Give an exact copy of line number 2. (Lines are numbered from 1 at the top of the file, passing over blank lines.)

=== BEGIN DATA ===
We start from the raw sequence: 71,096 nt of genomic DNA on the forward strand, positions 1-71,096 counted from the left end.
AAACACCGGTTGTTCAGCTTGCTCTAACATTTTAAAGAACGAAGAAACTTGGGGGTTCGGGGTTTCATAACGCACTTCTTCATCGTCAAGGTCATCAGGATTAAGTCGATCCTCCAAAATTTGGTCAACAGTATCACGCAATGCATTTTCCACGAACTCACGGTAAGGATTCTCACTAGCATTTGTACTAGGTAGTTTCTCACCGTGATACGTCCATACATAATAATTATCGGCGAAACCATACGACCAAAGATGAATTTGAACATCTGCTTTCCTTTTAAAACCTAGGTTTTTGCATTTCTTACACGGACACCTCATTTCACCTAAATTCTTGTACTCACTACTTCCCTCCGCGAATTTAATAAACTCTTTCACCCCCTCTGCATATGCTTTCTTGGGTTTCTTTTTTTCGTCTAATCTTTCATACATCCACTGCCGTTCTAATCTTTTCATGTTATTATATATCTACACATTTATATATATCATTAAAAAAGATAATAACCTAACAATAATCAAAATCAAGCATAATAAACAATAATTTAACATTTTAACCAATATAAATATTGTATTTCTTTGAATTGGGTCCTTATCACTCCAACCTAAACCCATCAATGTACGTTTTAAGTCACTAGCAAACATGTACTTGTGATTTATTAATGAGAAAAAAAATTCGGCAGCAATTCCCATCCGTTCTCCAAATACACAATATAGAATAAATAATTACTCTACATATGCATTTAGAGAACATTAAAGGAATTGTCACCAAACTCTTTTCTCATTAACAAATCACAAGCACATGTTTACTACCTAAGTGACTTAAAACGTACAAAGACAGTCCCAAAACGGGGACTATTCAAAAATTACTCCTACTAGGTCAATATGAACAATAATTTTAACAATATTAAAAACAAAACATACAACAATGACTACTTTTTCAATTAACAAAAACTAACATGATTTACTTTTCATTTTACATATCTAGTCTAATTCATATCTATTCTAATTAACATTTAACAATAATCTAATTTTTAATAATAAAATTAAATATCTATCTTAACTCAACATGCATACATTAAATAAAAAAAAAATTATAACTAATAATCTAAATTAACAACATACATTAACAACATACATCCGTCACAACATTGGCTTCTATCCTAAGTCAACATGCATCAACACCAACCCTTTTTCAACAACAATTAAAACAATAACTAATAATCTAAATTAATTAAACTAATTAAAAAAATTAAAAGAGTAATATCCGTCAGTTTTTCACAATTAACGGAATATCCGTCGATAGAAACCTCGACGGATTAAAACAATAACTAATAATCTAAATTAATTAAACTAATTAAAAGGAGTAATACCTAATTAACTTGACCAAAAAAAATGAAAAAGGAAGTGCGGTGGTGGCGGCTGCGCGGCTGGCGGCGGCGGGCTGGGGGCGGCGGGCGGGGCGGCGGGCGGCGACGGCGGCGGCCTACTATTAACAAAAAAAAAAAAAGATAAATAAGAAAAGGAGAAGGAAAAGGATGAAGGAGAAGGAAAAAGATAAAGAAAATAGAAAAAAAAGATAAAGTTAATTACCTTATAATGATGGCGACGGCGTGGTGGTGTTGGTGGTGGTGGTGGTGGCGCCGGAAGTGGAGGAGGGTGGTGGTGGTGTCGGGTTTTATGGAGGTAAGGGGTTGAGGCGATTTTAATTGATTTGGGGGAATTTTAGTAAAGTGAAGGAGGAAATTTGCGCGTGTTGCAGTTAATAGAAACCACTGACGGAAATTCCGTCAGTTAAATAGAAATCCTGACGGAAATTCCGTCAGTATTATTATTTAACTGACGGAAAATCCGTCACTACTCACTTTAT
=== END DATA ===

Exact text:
AAACACCGGTTGTTCAGCTTGCTCTAACATTTTAAAGAACGAAGAAACTTGGGGGTTCGGGGTTTCATAACGCACTTCTTCATCGTCAAGGTCATCAGGATTAAGTCGATCCTCCAAAATTTGGTCAACAGTATCACGCAATGCATTTTCCACGAACTCACGGTAAGGATTCTCACTAGCATTTGTACTAGGTAGTTTCTCACCGTGATACGTCCATACATAATAATTATCGGCGAAACCATACGACCAAAGATGAATTTGAACATCTGCTTTCCTTTTAAAACCTAGGTTTTTGCATTTCTTACACGGACACCTCATTTCACCTAAATTCTTGTACTCACTACTTCCCTCCGCGAATTTAATAAACTCTTTCACCCCCTCTGCATATGCTTTCTTGGGTTTCTTTTTTTCGTCTAATCTTTCATACATCCACTGCCGTTCTAATCTTTTCATGTTATTATATATCTACACATTTATATATATCATTAAAAAAGATAATAACCTAACAATAATCAAAATCAAGCATAATAAACAATAATTTAACATTTTAACCAATATAAATATTGTATTTCTTTGAATTGGGTCCTTATCACTCCAACCTAAACCCATCAATGTACGTTTTAAGTCACTAGCAAACATGTACTTGTGATTTATTAATGAGAAAAAAAATTCGGCAGCAATTCCCATCCGTTCTCCAAATACACAATATAGAATAAATAATTACTCTACATATGCATTTAGAGAACATTAAAGGAATTGTCACCAAACTCTTTTCTCATTAACAAATCACAAGCACATGTTTACTACCTAAGTGACTTAAAACGTACAAAGACAGTCCCAAAACGGGGACTATTCAAAAATTACTCCTACTAGGTCAATATGAACAATAATTTTAACAATATTAAAAACAAAACATACAACAATGACTACTTTTTCAATTAACAAAAACTAACATGATTTACTTTTCATTTTACATATCTAGTCTAATTCATATCTATTCTAATTAACATTTAACAATAATCTAATTTTTAATAATAAAATTAAATATCTATCTTAACTCAACATGCATACATTAAATAAAAAAAAAATTATAACTAATAATCTAAATTAACAACATACATTAACAACATACATCCGTCACAACATTGGCTTCTATCCTAAGTCAACATGCATCAACACCAACCCTTTTTCAACAACAATTAAAACAATAACTAATAATCTAAATTAATTAAACTAATTAAAAAAATTAAAAGAGTAATATCCGTCAGTTTTTCACAATTAACGGAATATCCGTCGATAGAAACCTCGACGGATTAAAACAATAACTAATAATCTAAATTAATTAAACTAATTAAAAGGAGTAATACCTAATTAACTTGACCAAAAAAAATGAAAAAGGAAGTGCGGTGGTGGCGGCTGCGCGGCTGGCGGCGGCGGGCTGGGGGCGGCGGGCGGGGCGGCGGGCGGCGACGGCGGCGGCCTACTATTAACAAAAAAAAAAAAAGATAAATAAGAAAAGGAGAAGGAAAAGGATGAAGGAGAAGGAAAAAGATAAAGAAAATAGAAAAAAAAGATAAAGTTAATTACCTTATAATGATGGCGACGGCGTGGTGGTGTTGGTGGTGGTGGTGGTGGCGCCGGAAGTGGAGGAGGGTGGTGGTGGTGTCGGGTTTTATGGAGGTAAGGGGTTGAGGCGATTTTAATTGATTTGGGGGAATTTTAGTAAAGTGAAGGAGGAAATTTGCGCGTGTTGCAGTTAATAGAAACCACTGACGGAAATTCCGTCAGTTAAATAGAAATCCTGACGGAAATTCCGTCAGTATTATTATTTAACTGACGGAAAATCCGTCACTACTCACTTTAT